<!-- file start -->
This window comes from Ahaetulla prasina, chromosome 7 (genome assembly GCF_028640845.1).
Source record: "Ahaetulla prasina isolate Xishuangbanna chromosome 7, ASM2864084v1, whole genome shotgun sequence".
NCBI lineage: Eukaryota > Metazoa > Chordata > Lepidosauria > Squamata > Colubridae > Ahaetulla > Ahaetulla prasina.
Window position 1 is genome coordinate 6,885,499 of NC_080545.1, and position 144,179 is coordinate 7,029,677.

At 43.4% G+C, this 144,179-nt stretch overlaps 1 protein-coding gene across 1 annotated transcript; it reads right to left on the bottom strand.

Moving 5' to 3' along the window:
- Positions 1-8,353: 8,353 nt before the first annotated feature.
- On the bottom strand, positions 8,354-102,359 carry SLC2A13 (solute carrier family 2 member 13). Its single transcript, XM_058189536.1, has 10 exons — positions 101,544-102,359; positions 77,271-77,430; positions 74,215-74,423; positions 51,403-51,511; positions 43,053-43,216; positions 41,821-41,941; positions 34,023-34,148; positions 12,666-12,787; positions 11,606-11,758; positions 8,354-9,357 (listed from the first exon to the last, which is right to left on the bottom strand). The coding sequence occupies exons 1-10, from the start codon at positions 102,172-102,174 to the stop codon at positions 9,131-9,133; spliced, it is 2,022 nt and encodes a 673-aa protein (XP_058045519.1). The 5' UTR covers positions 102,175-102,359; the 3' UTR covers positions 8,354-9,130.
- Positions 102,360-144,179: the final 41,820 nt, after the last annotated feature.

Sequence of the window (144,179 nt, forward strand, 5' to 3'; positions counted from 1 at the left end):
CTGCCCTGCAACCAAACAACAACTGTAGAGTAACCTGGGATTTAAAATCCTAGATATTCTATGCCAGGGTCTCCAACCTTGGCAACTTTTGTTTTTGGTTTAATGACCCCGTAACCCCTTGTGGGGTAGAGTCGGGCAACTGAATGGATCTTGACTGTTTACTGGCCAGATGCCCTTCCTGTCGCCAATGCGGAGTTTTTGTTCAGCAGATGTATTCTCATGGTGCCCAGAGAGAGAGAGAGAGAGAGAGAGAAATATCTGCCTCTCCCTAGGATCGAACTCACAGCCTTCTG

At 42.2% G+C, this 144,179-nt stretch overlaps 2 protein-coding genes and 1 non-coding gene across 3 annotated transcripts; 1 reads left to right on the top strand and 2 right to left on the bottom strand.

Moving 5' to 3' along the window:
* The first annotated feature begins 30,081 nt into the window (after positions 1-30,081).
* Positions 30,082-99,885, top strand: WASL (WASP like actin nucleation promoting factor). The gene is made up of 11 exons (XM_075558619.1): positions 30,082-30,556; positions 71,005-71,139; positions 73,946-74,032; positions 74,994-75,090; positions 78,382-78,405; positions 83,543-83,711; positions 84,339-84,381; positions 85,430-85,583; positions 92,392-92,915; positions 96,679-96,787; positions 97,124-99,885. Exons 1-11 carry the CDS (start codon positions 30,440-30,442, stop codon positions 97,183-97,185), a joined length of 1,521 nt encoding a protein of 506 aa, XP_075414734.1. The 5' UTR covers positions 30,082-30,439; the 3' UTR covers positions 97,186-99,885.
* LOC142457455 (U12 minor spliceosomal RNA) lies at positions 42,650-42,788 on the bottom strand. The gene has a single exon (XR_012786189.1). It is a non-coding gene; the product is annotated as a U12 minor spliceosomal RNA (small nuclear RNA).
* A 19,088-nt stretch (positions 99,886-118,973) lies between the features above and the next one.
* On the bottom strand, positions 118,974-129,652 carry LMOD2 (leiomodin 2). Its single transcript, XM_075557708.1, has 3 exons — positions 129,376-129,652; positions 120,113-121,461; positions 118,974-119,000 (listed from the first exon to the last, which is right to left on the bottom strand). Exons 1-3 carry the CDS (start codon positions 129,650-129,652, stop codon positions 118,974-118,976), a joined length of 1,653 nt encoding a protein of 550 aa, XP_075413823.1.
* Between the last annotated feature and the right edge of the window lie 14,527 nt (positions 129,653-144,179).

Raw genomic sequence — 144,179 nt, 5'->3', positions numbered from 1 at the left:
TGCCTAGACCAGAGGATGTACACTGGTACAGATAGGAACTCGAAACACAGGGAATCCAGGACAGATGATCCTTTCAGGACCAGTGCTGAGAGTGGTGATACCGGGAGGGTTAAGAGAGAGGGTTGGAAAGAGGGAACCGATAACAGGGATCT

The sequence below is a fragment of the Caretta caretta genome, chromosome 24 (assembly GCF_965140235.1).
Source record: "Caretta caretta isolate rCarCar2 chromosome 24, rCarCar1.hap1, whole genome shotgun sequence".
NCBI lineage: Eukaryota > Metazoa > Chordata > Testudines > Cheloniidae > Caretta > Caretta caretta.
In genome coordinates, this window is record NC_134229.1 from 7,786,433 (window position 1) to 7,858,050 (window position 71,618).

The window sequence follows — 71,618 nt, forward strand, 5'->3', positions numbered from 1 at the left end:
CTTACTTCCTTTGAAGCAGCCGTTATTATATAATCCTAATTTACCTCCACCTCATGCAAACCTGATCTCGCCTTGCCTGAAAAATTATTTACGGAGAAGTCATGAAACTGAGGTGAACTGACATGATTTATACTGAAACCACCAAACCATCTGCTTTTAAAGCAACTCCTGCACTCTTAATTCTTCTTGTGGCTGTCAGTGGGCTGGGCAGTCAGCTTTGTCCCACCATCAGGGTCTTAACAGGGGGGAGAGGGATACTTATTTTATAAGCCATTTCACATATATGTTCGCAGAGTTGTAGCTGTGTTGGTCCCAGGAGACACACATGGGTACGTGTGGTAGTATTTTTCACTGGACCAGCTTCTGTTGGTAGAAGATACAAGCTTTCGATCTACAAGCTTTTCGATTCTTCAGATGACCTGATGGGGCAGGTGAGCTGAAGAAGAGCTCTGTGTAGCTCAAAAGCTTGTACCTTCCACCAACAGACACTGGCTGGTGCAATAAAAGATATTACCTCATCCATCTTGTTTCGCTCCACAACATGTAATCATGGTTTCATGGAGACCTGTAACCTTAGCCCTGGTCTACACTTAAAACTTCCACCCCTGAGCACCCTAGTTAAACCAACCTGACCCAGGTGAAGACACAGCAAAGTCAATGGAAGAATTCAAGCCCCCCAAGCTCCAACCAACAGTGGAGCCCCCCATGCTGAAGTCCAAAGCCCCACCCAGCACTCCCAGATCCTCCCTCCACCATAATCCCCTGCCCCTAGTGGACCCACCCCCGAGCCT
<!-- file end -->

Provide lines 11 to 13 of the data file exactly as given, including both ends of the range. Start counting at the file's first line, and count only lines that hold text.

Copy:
CTGCCCTGCAACCAAACAACAACTGTAGAGTAACCTGGGATTTAAAATCCTAGATATTCTATGCCAGGGTCTCCAACCTTGGCAACTTTTGTTTTTGGTTTAATGACCCCGTAACCCCTTGTGGGGTAGAGTCGGGCAACTGAATGGATCTTGACTGTTTACTGGCCAGATGCCCTTCCTGTCGCCAATGCGGAGTTTTTGTTCAGCAGATGTATTCTCATGGTGCCCAGAGAGAGAGAGAGAGAGAGAGAGAAATATCTGCCTCTCCCTAGGATCGAACTCACAGCCTTCTG

At 42.2% G+C, this 144,179-nt stretch overlaps 2 protein-coding genes and 1 non-coding gene across 3 annotated transcripts; 1 reads left to right on the top strand and 2 right to left on the bottom strand.

Moving 5' to 3' along the window: